Ogestrel is a combined oral contraceptive that is prescribed for women who want to prevent pregnancy. It does this by stopping ovulation, as well as by altering the cervical mucus and uterine lining. Ogestrel comes in tablet form and is taken once daily, at the same time each day. Potential side effects include nausea, headaches, and breast tenderness.
What Is Ogestrel?
Ogestrel® (norgestrel/ethinyl estradiol) is a prescription birth control pill. It contains a high dose of estrogen, compared to most other birth control pills that are currently available.
Ogestrel is made by Watson Pharmaceuticals. Technically, it is a generic version of Ovral®, a birth control pill that is no longer available (see Generic Ogestrel for more information).
How Does Ogestrel Work?
Ogestrel is a "combined" oral contraceptive, which means that it contains two different types of hormones. It contains both an estrogen (ethinyl estradiol) and a progestin (norgestrel). Combined oral contraceptives are the most common type of birth control pill used today. Generally, combined oral contraceptives are more effective than progestin-only birth control pills.
The hormones in Ogestrel prevent pregnancy primarily by stopping ovulation (the maturation and release of eggs from the ovaries). However, it also works to prevent pregnancy in two other, minor ways. Ogestrel changes the cervical mucus (the fluid of the cervix, which is the lower, narrow part of the uterus that is connected to the vagina), making it more difficult for sperm to enter the uterus. It also alters the lining of the uterus (the endometrium), making it less receptive to an embryo.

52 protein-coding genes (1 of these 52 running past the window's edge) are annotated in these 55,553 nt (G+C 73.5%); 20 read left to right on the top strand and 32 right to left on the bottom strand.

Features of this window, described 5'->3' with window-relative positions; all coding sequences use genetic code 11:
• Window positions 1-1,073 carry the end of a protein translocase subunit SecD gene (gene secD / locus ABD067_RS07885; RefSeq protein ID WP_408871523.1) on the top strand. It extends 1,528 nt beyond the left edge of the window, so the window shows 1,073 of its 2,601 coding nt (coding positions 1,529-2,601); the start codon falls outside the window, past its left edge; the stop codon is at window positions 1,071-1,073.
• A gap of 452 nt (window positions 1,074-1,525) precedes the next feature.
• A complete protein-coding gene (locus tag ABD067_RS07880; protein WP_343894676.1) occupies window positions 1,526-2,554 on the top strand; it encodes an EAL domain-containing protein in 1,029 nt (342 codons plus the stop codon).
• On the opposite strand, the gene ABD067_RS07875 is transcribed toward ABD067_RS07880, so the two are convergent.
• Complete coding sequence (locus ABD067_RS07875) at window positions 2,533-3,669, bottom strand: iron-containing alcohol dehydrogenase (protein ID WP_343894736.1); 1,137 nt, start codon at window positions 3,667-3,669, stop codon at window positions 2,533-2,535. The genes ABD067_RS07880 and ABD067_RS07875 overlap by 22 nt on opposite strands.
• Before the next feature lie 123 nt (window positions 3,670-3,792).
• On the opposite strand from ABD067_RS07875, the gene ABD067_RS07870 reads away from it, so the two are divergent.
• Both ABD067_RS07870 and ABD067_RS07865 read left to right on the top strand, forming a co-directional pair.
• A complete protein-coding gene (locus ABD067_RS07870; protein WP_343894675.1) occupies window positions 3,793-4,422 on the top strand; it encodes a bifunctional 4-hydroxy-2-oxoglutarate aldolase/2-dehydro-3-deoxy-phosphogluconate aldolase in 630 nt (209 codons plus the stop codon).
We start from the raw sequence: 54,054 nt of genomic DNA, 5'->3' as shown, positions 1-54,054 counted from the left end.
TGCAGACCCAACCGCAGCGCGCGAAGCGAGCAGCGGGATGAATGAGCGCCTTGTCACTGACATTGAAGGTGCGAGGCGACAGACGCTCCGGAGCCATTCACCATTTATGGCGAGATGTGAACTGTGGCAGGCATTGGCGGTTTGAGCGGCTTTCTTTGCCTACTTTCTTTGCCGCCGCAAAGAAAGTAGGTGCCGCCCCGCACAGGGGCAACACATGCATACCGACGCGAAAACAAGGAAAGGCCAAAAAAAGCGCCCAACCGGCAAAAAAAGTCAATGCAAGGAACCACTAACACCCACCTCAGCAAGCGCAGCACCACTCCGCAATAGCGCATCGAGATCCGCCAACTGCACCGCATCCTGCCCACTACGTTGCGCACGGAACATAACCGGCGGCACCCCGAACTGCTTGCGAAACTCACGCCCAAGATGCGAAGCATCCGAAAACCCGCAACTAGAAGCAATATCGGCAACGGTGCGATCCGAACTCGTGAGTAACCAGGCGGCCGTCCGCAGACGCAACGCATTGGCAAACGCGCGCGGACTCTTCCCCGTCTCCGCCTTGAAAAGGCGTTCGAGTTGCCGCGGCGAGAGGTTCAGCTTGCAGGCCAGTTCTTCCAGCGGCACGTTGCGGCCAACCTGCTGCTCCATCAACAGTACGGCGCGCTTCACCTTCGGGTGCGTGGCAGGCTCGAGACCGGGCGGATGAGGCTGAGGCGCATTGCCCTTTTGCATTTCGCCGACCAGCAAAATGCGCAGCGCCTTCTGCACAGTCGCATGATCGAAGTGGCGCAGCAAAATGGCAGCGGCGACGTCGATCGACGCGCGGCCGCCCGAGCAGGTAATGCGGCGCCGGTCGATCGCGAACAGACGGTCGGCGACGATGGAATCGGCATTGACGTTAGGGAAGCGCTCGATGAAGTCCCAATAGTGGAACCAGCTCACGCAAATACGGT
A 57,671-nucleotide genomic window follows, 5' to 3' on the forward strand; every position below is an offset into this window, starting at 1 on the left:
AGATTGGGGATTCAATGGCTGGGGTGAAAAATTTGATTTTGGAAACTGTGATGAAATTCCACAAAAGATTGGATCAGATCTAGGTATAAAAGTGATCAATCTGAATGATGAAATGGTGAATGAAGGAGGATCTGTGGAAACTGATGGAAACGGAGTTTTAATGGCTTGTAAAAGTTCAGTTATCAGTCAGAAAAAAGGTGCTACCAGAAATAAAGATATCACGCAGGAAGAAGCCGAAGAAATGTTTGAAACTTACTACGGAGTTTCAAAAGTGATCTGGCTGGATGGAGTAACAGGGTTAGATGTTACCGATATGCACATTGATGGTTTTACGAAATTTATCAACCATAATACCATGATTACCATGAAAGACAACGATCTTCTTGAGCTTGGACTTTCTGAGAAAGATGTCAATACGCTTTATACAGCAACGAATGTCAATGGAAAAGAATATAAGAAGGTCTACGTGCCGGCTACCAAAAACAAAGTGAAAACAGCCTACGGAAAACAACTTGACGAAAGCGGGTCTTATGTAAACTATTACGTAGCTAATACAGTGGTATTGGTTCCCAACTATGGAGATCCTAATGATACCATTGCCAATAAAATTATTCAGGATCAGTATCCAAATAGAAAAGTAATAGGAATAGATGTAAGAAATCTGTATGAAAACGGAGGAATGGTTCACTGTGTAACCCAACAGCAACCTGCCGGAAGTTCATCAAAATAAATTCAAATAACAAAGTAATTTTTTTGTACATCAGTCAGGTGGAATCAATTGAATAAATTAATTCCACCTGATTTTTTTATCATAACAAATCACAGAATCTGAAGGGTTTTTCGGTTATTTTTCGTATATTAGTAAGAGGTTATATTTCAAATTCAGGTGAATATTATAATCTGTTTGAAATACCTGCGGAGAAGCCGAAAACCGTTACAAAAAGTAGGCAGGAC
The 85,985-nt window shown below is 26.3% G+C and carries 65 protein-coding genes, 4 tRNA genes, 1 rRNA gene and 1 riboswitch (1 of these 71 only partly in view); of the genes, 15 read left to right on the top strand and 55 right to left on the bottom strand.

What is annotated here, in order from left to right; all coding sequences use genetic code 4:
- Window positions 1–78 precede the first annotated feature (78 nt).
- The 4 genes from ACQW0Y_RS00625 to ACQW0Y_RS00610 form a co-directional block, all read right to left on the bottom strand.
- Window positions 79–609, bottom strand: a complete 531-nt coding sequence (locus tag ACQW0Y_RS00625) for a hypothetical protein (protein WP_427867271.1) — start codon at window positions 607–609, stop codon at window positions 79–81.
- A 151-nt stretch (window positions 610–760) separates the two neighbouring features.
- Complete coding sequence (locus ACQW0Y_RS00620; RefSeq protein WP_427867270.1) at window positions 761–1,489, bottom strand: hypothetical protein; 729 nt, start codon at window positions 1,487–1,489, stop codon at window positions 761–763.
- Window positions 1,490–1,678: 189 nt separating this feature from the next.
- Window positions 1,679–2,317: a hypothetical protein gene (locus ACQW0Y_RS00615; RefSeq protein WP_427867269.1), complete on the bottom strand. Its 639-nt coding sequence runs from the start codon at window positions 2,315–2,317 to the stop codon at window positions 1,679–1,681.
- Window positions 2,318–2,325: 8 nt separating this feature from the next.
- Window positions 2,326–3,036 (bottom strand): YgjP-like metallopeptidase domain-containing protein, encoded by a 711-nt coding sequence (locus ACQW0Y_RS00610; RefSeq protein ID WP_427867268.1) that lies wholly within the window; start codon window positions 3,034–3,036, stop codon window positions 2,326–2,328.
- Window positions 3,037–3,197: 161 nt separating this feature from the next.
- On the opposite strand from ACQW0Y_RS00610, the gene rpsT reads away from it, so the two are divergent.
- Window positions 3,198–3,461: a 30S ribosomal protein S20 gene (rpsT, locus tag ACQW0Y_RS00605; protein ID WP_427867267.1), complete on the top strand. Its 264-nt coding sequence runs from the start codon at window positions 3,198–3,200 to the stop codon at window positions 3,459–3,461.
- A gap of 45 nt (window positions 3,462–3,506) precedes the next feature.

Ogestrel contains more estrogen than most other birth control pills that are currently available. This may increase the risk of dangerous side effects, such as blood clots and strokes, since estrogen is responsible for these problems. You should only take the drug if your healthcare provider thinks that it is the best option for your situation. For instance, high-estrogen birth control pills may be useful for women who experience heavy menstrual bleeding or heavy bleeding between periods while on regular birth control pills.
Food and Drug Administration, Center for Drug Evaluation and Research. Electronic orange book: Approved drug products with therapeutic equivalence evaluations. FDA Web site. Available at: http://www.fda.gov/cder/ob/. Accessed February 13, 2008.
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